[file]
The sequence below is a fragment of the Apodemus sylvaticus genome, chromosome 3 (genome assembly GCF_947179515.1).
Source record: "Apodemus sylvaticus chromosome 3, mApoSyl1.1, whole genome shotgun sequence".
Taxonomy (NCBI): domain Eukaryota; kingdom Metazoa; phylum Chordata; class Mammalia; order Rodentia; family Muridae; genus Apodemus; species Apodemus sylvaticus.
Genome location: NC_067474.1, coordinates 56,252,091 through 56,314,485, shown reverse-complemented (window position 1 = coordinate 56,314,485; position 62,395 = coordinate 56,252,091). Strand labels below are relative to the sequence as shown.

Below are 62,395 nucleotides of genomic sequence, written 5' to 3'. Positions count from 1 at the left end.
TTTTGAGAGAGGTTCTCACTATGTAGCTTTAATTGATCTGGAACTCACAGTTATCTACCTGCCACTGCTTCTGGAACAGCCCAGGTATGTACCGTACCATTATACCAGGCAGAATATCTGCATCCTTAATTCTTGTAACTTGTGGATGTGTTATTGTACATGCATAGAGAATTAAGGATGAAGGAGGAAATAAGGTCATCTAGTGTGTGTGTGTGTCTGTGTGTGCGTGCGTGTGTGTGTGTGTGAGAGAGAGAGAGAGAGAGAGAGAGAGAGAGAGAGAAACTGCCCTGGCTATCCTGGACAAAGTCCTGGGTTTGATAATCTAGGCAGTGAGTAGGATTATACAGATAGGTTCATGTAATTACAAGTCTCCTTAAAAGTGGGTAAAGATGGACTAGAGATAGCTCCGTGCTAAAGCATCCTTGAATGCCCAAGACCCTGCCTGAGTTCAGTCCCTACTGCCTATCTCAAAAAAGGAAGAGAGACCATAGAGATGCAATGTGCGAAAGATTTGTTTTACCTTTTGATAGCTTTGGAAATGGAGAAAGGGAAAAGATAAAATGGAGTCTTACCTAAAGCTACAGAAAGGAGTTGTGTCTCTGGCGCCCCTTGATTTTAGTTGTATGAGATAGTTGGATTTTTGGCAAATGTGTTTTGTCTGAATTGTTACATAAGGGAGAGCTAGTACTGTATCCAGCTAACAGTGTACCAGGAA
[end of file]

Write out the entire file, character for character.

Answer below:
The sequence below is a fragment of the Apodemus sylvaticus genome, chromosome 3 (genome assembly GCF_947179515.1).
Source record: "Apodemus sylvaticus chromosome 3, mApoSyl1.1, whole genome shotgun sequence".
Taxonomy (NCBI): domain Eukaryota; kingdom Metazoa; phylum Chordata; class Mammalia; order Rodentia; family Muridae; genus Apodemus; species Apodemus sylvaticus.
Genome location: NC_067474.1, coordinates 56,252,091 through 56,314,485, shown reverse-complemented (window position 1 = coordinate 56,314,485; position 62,395 = coordinate 56,252,091). Strand labels below are relative to the sequence as shown.

Below are 62,395 nucleotides of genomic sequence, written 5' to 3'. Positions count from 1 at the left end.
TTTTGAGAGAGGTTCTCACTATGTAGCTTTAATTGATCTGGAACTCACAGTTATCTACCTGCCACTGCTTCTGGAACAGCCCAGGTATGTACCGTACCATTATACCAGGCAGAATATCTGCATCCTTAATTCTTGTAACTTGTGGATGTGTTATTGTACATGCATAGAGAATTAAGGATGAAGGAGGAAATAAGGTCATCTAGTGTGTGTGTGTGTCTGTGTGTGCGTGCGTGTGTGTGTGTGTGAGAGAGAGAGAGAGAGAGAGAGAGAGAGAGAGAGAAACTGCCCTGGCTATCCTGGACAAAGTCCTGGGTTTGATAATCTAGGCAGTGAGTAGGATTATACAGATAGGTTCATGTAATTACAAGTCTCCTTAAAAGTGGGTAAAGATGGACTAGAGATAGCTCCGTGCTAAAGCATCCTTGAATGCCCAAGACCCTGCCTGAGTTCAGTCCCTACTGCCTATCTCAAAAAAGGAAGAGAGACCATAGAGATGCAATGTGCGAAAGATTTGTTTTACCTTTTGATAGCTTTGGAAATGGAGAAAGGGAAAAGATAAAATGGAGTCTTACCTAAAGCTACAGAAAGGAGTTGTGTCTCTGGCGCCCCTTGATTTTAGTTGTATGAGATAGTTGGATTTTTGGCAAATGTGTTTTGTCTGAATTGTTACATAAGGGAGAGCTAGTACTGTATCCAGCTAACAGTGTACCAGGAA